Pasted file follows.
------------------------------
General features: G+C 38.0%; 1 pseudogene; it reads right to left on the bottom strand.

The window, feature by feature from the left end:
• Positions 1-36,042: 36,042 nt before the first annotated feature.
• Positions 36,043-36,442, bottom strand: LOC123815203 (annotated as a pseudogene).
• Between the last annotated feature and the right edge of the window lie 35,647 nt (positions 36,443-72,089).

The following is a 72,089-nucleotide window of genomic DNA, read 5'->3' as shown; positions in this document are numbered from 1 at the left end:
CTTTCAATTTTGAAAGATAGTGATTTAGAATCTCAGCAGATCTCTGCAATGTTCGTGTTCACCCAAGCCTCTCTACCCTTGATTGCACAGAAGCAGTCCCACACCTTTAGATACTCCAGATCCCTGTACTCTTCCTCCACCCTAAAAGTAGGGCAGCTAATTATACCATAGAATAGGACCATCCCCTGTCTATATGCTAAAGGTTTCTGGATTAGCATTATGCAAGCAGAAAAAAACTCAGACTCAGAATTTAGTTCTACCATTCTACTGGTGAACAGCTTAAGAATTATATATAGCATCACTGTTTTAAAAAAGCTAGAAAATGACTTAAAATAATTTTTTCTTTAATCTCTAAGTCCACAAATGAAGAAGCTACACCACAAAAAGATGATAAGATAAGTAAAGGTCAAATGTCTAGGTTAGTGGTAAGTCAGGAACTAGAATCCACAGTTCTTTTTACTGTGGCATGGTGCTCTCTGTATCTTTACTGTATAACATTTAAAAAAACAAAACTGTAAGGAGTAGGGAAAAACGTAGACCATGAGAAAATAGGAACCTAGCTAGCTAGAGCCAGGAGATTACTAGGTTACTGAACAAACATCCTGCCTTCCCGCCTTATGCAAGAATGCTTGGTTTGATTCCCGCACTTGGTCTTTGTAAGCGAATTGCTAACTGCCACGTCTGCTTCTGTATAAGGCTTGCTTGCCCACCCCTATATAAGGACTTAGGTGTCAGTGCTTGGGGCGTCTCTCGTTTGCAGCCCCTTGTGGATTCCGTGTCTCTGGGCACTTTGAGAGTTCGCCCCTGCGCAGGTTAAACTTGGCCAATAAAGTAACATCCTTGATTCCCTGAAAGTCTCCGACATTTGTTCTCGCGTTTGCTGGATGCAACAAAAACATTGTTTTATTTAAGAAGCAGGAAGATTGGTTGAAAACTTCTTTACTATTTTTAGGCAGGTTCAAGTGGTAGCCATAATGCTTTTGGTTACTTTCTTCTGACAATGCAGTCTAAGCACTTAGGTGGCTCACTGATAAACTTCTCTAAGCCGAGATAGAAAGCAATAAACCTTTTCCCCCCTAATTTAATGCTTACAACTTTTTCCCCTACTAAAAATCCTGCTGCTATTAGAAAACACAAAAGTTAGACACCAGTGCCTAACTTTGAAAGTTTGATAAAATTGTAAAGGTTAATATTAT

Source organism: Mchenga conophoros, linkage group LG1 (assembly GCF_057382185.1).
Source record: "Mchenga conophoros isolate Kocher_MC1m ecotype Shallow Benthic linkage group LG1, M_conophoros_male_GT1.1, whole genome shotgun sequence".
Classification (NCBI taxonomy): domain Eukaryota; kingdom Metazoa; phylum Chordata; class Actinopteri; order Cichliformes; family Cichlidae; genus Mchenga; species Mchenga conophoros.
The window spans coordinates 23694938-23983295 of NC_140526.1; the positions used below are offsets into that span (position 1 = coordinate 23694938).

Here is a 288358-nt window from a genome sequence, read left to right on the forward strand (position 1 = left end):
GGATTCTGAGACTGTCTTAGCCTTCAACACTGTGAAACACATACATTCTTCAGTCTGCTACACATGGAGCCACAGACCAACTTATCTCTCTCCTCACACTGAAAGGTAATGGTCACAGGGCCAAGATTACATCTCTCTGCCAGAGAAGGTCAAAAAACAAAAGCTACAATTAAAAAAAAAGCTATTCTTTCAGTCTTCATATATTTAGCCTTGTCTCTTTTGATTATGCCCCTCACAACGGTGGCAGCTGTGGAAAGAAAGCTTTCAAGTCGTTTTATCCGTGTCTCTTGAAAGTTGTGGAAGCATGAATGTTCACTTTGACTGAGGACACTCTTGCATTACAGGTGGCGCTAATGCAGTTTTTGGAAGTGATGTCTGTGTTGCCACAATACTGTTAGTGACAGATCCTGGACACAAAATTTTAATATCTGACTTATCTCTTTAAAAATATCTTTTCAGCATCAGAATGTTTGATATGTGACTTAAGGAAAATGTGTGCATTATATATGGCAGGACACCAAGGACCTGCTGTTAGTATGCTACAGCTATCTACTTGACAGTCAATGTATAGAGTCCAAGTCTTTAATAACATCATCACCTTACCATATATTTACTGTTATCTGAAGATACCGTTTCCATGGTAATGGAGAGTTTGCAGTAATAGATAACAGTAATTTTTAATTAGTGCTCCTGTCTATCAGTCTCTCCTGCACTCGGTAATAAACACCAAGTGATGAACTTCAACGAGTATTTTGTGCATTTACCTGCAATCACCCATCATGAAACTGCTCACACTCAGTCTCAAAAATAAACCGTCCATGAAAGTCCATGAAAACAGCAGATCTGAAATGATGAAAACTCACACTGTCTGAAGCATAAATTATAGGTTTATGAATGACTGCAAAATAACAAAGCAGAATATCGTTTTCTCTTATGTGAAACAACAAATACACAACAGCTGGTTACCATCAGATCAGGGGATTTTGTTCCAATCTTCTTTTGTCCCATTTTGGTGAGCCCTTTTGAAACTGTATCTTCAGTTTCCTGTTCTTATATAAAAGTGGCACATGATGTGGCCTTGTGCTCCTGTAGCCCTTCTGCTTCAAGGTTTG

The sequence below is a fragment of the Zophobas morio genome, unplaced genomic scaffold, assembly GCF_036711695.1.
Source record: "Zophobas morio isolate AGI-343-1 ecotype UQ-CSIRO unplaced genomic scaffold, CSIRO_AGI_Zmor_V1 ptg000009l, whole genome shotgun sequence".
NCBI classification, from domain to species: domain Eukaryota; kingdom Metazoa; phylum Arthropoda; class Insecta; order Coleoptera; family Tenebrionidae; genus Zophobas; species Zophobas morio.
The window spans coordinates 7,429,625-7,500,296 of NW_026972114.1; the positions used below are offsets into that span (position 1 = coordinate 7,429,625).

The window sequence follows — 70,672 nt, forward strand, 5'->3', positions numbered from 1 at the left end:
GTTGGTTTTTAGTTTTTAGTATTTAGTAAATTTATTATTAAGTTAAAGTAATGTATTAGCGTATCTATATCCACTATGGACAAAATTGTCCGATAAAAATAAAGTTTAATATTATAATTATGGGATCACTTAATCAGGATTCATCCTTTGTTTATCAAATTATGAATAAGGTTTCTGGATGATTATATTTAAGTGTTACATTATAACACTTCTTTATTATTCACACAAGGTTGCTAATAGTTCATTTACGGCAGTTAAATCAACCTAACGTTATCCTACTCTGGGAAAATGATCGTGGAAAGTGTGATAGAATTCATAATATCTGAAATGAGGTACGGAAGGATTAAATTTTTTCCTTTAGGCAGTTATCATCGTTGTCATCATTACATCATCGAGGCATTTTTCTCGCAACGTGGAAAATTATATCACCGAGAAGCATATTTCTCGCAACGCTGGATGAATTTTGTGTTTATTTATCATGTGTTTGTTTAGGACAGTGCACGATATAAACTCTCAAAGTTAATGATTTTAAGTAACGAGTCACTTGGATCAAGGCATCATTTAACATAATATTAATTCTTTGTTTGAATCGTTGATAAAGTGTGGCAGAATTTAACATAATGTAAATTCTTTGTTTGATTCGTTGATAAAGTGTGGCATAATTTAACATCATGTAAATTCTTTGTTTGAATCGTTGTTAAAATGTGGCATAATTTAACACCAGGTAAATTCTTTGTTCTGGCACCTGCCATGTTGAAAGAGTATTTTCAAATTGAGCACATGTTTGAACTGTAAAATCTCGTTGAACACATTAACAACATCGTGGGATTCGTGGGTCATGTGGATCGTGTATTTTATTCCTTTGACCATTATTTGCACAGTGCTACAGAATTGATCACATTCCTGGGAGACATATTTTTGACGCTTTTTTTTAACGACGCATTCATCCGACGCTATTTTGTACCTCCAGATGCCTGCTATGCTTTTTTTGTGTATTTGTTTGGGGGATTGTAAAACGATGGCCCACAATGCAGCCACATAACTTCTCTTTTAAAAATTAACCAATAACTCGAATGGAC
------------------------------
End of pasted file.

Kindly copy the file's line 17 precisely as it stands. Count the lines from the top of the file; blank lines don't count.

The window spans coordinates 7,429,625-7,500,296 of NW_026972114.1; the positions used below are offsets into that span (position 1 = coordinate 7,429,625).